As a part of my university’s program, we were placed in specific housing at an ecumenical institute, which meant living amongst priests and research fellows–many of whom had families of their own. Although subtle, the disparity between ourselves and the workers was evident, as many of them were Palestinians from Bethlehem or from Arab-dominated parts of Jerusalem. I was fortunate enough to experience some form cultural exchange in my communication with the staff there, but I found greater difficulty interacting with those who seemed to bear semblance to my cultural heritage, not as a Nigerian, but as an American. I easily befriended two families and their respective sons; however, I was taken aback when a little white boy, with his French accent, told me, “I don’t like your skin tone”, while another, in his British accent said something along the lines of “if you’re from America, why are you so dark?” I had to confront racism and microaggressions by children in ways I failed to anticipate it.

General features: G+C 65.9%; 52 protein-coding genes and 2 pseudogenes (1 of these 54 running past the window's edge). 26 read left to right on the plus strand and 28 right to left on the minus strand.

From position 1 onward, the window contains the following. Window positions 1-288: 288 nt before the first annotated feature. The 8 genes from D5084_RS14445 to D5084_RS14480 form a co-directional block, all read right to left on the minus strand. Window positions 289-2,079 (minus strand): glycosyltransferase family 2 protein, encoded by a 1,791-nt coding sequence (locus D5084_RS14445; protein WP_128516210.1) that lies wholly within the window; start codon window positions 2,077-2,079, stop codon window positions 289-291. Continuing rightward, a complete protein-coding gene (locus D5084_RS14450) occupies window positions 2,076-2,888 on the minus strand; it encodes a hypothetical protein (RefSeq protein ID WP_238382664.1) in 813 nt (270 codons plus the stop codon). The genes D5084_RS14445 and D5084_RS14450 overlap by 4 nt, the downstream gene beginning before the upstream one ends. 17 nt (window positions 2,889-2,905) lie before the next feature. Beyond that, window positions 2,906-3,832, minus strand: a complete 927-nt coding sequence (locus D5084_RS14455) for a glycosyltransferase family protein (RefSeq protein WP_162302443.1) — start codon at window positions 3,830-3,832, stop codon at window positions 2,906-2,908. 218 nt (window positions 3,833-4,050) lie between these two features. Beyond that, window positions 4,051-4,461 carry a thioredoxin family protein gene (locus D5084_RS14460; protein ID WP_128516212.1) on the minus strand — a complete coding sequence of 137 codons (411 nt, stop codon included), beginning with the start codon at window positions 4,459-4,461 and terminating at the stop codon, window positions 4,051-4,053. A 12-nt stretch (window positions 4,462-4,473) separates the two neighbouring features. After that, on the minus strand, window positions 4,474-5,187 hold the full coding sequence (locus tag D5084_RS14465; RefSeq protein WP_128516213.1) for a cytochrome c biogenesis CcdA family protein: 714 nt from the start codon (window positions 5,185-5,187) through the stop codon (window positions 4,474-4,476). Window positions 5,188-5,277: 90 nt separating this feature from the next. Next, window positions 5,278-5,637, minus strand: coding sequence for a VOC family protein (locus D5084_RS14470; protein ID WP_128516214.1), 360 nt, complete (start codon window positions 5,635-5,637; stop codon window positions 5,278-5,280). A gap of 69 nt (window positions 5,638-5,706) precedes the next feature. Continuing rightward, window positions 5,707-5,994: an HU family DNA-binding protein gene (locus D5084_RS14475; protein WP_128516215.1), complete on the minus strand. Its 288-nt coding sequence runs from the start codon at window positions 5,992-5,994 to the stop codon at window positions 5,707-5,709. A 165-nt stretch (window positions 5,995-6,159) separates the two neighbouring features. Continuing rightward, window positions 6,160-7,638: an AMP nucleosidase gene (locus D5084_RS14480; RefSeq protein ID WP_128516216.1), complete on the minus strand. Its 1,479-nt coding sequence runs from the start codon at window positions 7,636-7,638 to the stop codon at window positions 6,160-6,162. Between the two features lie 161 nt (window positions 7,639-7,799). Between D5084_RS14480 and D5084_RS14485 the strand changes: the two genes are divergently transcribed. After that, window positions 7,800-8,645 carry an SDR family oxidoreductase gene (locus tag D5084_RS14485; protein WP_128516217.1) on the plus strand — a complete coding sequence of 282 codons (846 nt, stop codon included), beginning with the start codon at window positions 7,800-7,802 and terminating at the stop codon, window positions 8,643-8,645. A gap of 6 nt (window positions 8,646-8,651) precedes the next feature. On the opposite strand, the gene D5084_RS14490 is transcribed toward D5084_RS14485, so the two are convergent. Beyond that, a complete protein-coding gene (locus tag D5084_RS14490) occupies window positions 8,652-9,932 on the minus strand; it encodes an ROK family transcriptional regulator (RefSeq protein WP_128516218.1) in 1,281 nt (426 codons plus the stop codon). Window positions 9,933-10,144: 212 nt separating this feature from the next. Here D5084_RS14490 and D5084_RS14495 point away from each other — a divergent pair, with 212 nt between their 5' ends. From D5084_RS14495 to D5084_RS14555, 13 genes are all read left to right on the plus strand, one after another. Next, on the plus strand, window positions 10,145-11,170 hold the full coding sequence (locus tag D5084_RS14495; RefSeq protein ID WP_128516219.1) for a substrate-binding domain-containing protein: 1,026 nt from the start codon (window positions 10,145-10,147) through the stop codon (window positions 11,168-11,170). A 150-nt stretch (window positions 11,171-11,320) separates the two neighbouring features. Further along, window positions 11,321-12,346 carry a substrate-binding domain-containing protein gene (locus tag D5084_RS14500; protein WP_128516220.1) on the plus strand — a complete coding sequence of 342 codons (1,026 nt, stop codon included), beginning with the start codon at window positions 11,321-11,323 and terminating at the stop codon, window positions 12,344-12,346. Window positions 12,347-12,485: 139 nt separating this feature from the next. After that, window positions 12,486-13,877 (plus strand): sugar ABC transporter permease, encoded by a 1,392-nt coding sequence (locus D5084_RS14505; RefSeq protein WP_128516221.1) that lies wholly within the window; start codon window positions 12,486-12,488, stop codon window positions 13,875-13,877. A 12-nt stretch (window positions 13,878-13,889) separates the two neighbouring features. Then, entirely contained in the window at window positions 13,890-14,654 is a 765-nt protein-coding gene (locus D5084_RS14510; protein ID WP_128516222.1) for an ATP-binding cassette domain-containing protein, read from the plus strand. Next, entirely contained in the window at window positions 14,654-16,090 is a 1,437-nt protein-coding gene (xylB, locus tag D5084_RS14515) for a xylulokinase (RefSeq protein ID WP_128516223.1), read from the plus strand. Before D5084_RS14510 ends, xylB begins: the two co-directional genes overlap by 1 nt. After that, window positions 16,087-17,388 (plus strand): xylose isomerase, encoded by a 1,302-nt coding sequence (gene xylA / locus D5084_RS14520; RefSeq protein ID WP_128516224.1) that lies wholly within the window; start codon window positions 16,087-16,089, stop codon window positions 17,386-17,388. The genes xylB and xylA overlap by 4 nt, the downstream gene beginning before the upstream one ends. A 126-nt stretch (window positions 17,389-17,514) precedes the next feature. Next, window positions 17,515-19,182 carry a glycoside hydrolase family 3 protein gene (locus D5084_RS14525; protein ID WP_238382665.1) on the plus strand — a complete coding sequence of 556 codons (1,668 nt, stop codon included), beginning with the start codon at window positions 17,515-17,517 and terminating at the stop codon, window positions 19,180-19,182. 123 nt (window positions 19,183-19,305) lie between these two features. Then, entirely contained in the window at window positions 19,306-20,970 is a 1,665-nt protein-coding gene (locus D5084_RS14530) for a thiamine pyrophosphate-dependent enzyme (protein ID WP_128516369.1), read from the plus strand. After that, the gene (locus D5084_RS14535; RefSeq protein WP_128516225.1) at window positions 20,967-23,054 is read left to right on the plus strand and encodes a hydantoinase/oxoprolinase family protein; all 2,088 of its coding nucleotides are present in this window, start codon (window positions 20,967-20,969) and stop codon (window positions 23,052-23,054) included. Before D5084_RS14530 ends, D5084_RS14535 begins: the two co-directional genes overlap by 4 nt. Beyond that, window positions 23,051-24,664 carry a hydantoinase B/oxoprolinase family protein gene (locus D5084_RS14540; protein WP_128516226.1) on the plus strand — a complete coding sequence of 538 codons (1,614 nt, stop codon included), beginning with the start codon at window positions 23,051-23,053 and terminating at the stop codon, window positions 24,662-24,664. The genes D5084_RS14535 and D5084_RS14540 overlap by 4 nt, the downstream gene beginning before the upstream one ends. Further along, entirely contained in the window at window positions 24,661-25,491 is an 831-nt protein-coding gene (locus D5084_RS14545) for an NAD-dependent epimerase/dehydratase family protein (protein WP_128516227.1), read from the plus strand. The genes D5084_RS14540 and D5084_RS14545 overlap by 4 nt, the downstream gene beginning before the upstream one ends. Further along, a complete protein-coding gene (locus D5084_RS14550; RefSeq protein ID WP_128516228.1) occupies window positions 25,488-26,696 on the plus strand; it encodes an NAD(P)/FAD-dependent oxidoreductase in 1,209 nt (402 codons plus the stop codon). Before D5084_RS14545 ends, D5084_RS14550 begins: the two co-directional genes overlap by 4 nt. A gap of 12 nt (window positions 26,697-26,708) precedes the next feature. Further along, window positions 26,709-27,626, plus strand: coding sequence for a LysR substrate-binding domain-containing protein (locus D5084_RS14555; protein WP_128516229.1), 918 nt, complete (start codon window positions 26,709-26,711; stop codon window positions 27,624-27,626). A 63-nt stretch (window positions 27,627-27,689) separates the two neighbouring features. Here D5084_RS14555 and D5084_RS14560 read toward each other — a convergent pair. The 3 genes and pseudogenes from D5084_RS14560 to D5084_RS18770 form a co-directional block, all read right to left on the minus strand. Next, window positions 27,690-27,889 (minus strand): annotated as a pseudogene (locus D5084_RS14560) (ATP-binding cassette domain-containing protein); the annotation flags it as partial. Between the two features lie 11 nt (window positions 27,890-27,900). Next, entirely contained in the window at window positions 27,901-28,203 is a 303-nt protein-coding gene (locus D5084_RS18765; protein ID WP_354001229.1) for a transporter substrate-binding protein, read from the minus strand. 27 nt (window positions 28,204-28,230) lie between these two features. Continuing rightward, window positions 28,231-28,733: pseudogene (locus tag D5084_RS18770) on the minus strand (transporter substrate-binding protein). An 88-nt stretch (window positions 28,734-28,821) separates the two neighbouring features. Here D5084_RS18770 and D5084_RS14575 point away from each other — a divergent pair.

These weren’t boys who had been born in Israel, but boys who had been born in Europe and later raised in the context of eschewed nationalisms between Israelis and Palestinians, intertwined with the presence of four varying religious communities. Living within a sheltered oasis of Americans and Europeans, they remained untouched by the complexities of a religious and political civil war–unable to grasp racial disparities.
I was disappointed by their inadequacies but I was not surprised. I was not surprised that this was what my experience of being a Black woman abroad. You carry with you a heightened sense of insecurity, wondering when people will realize the indecency of constantly requiring you to be the voice of the oppressed. You become reduced down to your body for the appeasement of other men, yet you still feel incapable of satisfying the expectations of others. You bear the burden of carrying a kinky crown when those beside you simply have hair that neatly rests at their shoulders, and you wonder at what point being Black will foster a sense of normalcy.